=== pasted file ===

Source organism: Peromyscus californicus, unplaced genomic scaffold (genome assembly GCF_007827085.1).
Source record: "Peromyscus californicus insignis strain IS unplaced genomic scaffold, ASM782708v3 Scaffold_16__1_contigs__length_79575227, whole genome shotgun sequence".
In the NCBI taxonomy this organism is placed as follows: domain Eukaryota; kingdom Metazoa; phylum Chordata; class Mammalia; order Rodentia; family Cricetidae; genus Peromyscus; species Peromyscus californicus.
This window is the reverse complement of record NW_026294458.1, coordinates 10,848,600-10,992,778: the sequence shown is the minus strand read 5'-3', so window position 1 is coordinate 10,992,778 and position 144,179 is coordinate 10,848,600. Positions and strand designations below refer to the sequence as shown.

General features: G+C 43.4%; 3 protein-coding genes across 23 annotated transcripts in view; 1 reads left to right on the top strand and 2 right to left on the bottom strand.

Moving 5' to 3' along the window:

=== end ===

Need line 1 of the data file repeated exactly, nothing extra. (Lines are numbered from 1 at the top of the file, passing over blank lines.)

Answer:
Source organism: Peromyscus californicus, unplaced genomic scaffold (genome assembly GCF_007827085.1).